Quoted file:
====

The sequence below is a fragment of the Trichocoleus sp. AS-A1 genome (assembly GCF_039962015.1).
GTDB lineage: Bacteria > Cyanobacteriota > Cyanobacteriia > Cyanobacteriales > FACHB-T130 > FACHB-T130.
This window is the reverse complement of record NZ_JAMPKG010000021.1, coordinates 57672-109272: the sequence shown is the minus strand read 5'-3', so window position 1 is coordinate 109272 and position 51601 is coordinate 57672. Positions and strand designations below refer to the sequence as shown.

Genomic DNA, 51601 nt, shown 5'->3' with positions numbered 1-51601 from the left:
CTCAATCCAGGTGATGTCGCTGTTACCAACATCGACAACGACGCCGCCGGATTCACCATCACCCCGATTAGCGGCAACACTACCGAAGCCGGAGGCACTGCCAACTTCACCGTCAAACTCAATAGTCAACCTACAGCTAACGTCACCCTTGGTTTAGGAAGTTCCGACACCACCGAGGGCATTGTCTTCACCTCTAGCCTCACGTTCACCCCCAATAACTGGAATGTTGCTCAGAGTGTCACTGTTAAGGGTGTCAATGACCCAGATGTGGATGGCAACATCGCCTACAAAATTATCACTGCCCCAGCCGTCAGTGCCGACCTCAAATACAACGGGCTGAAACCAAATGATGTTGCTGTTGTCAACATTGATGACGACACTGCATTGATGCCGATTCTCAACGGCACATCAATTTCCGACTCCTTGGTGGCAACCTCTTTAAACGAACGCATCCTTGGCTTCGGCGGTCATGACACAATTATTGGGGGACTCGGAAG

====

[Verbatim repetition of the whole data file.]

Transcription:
The sequence below is a fragment of the Trichocoleus sp. AS-A1 genome (assembly GCF_039962015.1).
GTDB lineage: Bacteria > Cyanobacteriota > Cyanobacteriia > Cyanobacteriales > FACHB-T130 > FACHB-T130.
This window is the reverse complement of record NZ_JAMPKG010000021.1, coordinates 57672-109272: the sequence shown is the minus strand read 5'-3', so window position 1 is coordinate 109272 and position 51601 is coordinate 57672. Positions and strand designations below refer to the sequence as shown.

Genomic DNA, 51601 nt, shown 5'->3' with positions numbered 1-51601 from the left:
CTCAATCCAGGTGATGTCGCTGTTACCAACATCGACAACGACGCCGCCGGATTCACCATCACCCCGATTAGCGGCAACACTACCGAAGCCGGAGGCACTGCCAACTTCACCGTCAAACTCAATAGTCAACCTACAGCTAACGTCACCCTTGGTTTAGGAAGTTCCGACACCACCGAGGGCATTGTCTTCACCTCTAGCCTCACGTTCACCCCCAATAACTGGAATGTTGCTCAGAGTGTCACTGTTAAGGGTGTCAATGACCCAGATGTGGATGGCAACATCGCCTACAAAATTATCACTGCCCCAGCCGTCAGTGCCGACCTCAAATACAACGGGCTGAAACCAAATGATGTTGCTGTTGTCAACATTGATGACGACACTGCATTGATGCCGATTCTCAACGGCACATCAATTTCCGACTCCTTGGTGGCAACCTCTTTAAACGAACGCATCCTTGGCTTCGGCGGTCATGACACAATTATTGGGGGACTCGGAAG